View more images that have been entered here: http://bit.ly/11WUr6V

Take a view is divided into two main classes, the Landscape Photographer of the Year Award and the Young Landscape Photographer of the Year Award, the latter being for those who are 17 or under on the closing date of 4th July 2013. 

Adult Class 

The judges will choose the single best image from all four Adult categories. The photographer of this image will be awarded the prestigious title, ‘Landscape Photographer of the Year 2013’ and £10,000.
For the images then judged to be the best in each of the four categories, there will be a prize of £1000.
For the images judged second in each of the four adult categories, there will be a prize of £500.

Youth class (17 or under)

The photographer, aged 17 or under, who creates the entry chosen by the judges as the single best image, taking into account all four youth categories, will become the Young Landscape Photographer of the Year 2013 and will win £1,000 + a place on a one-day photography workshop, in the UK. Payment of the cash element of the prize will be made to the winner’s parent/guardian.
There will then be a prize of a place on a one-day photography workshop, in the UK, for the photographer of the image judged the best in each of the four youth categories.

For more info and to enter your images go to: http://www.take-a-view.co.uk

Shannon Jensen - A Long Walk

Shannon Jensen is an American photographer based between USA and East Africa. She is part of  Reportage by Getty Images Emerging Talent. A long walk wins the 2013 Amnesty Photojournalism Award.  

Jensen travelled South Sudan in May-June 2012, and photographed shoes belonging to refugees who had travelled by foot  across the border from Sudan’s Blue Nile state over to neighbouring South Sudan to escape Khartoum government’s military campaign against Southern liberation movement.

“How to represent a journey in an image?”

Relics by Robert Moran

Robert Moran is a fine art photographer living on a small island off the coast of Maine, but in May he and his work will be attending Magenta Foundation's FLASH FORWARD FESTIVAL in Boston.  The festival is from May 16 - 19, at Fairmont Battery Wharf and his exhibition, Relics opens on May 17, 2013, from 7 - 10 pm at the Fairmont Battery Wharf, Building 2, Lower Level. I was able to see the series at Photolucida just a few weeks ago.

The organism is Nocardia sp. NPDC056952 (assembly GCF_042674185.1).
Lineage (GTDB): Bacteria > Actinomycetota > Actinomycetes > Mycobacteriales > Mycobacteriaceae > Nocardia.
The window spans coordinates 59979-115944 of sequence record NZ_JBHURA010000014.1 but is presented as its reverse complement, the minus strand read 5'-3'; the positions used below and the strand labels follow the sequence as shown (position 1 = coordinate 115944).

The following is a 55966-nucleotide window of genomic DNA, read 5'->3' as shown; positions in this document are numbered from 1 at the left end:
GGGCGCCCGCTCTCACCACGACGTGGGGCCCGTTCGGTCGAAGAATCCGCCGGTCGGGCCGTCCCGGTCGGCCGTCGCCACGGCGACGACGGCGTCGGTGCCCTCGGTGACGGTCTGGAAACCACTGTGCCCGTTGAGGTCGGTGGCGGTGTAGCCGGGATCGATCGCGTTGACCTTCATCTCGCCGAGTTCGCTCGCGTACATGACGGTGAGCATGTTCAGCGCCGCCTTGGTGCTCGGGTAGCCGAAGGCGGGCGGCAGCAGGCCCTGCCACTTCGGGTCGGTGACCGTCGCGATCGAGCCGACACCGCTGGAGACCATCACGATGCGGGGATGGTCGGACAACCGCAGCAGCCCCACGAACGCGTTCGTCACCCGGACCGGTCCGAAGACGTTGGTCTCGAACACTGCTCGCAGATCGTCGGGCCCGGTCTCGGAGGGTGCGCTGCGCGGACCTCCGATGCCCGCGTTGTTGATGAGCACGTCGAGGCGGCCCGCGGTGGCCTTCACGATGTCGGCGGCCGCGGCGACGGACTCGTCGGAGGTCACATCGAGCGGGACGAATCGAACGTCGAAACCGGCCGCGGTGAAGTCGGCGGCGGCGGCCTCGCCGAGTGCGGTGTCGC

Relics is a collection of portraits of everyday objects that are past their prime. Once relied upon, they have become touchstones of an earlier way of life. The bag used by a doctor who made house calls. A rotary dial telephone that gave you time to consider each number. Writing on a manual typewriter. All displaced by something faster, sleeker, more efficient.  My aim for this project is to honor our inventive past and save some of its icons from the trash heap of memory. I photographed each item singly so that the viewer can examine its individual essence. Cracks and scuffs of hard use. Rust from damp storage. Mended hinges. Patches worn smooth by frequent polishing. The objects are cultural artifacts from a different world. 

Wednesday, 19 June 2013


The Brief
Use the individual words or the phrase as a whole. Show us what it means to you. Be inspired by the world around us, the ordinary and the extraordinary, people, places, sports, landscapes, current affairs and timeless classics. Draw inspiration from nature, lifestyle, art, music and culture.

We want images that make you feel emotion. They need to be original, imaginative, contemporary and powerful, images that draw the eye and create a reaction.

1st prize
The winner in each of the two categories will receive:-
A certificate and the title of HARMAN technology / ILFORD PHOTO Student Photographer of the year 2013.Their winning image, professionally printed and framed by ILFORD LAB DIRECT. £150 of product of their choice from www.harmanexpress.com.

Runners up
A runner up in each category will receive a certificate and a voucher for £100 of product of their choice from www.harmanexpress.com

FOR MORE INFO VISIT: http://bit.ly/12Uuats